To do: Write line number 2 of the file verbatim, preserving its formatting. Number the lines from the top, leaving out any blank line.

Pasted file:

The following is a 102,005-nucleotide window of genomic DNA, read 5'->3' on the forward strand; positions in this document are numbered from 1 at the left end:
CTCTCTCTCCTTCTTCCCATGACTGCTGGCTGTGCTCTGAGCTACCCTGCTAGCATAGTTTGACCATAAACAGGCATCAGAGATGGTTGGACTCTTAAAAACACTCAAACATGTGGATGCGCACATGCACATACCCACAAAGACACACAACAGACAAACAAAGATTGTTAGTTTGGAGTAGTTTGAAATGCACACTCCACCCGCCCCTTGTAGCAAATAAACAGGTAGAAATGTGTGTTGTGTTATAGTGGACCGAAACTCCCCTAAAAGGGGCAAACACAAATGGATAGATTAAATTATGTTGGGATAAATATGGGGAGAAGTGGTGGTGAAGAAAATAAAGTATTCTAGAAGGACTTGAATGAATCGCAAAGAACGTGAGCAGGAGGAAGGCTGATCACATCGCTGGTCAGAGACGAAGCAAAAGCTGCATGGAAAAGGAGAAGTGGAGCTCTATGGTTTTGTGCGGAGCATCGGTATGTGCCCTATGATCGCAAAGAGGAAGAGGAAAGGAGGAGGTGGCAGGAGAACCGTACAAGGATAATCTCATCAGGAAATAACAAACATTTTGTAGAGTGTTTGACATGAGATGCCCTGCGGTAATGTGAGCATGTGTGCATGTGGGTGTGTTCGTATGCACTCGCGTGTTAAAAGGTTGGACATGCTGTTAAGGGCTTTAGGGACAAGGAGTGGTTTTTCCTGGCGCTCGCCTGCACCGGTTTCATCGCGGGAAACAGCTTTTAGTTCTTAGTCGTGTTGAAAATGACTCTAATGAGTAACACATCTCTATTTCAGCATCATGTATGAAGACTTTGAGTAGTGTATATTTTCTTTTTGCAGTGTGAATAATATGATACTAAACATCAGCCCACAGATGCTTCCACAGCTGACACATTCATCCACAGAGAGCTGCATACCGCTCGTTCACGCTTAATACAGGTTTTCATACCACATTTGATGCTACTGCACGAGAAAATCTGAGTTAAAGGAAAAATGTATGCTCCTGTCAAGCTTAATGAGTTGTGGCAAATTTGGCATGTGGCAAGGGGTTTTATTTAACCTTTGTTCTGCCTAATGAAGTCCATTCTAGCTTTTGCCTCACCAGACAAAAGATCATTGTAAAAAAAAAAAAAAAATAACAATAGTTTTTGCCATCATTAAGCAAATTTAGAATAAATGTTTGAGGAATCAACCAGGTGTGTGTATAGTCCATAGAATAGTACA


CTCTCTCTCCTTCTTCCCATGACTGCTGGCTGTGCTCTGAGCTACCCTGCTAGCATAGTTTGACCATAAACAGGCATCAGAGATGGTTGGACTCTTAAAAACACTCAAACATGTGGATGCGCACATGCACATACCCACAAAGACACACAACAGACAAACAAAGATTGTTAGTTTGGAGTAGTTTGAAATGCACACTCCACCCGCCCCTTGTAGCAAATAAACAGGTAGAAATGTGTGTTGTGTTATAGTGGACCGAAACTCCCCTAAAAGGGGCAAACACAAATGGATAGATTAAATTATGTTGGGATAAATATGGGGAGAAGTGGTGGTGAAGAAAATAAAGTATTCTAGAAGGACTTGAATGAATCGCAAAGAACGTGAGCAGGAGGAAGGCTGATCACATCGCTGGTCAGAGACGAAGCAAAAGCTGCATGGAAAAGGAGAAGTGGAGCTCTATGGTTTTGTGCGGAGCATCGGTATGTGCCCTATGATCGCAAAGAGGAAGAGGAAAGGAGGAGGTGGCAGGAGAACCGTACAAGGATAATCTCATCAGGAAATAACAAACATTTTGTAGAGTGTTTGACATGAGATGCCCTGCGGTAATGTGAGCATGTGTGCATGTGGGTGTGTTCGTATGCACTCGCGTGTTAAAAGGTTGGACATGCTGTTAAGGGCTTTAGGGACAAGGAGTGGTTTTTCCTGGCGCTCGCCTGCACCGGTTTCATCGCGGGAAACAGCTTTTAGTTCTTAGTCGTGTTGAAAATGACTCTAATGAGTAACACATCTCTATTTCAGCATCATGTATGAAGACTTTGAGTAGTGTATATTTTCTTTTTGCAGTGTGAATAATATGATACTAAACATCAGCCCACAGATGCTTCCACAGCTGACACATTCATCCACAGAGAGCTGCATACCGCTCGTTCACGCTTAATACAGGTTTTCATACCACATTTGATGCTACTGCACGAGAAAATCTGAGTTAAAGGAAAAATGTATGCTCCTGTCAAGCTTAATGAGTTGTGGCAAATTTGGCATGTGGCAAGGGGTTTTATTTAACCTTTGTTCTGCCTAATGAAGTCCATTCTAGCTTTTGCCTCACCAGACAAAAGATCATTGTAAAAAAAAAAAAAAAATAACAATAGTTTTTGCCATCATTAAGCAAATTTAGAATAAATGTTTGAGGAATCAACCAGGTGTGTGTATAGTCCATAGAATAGTACA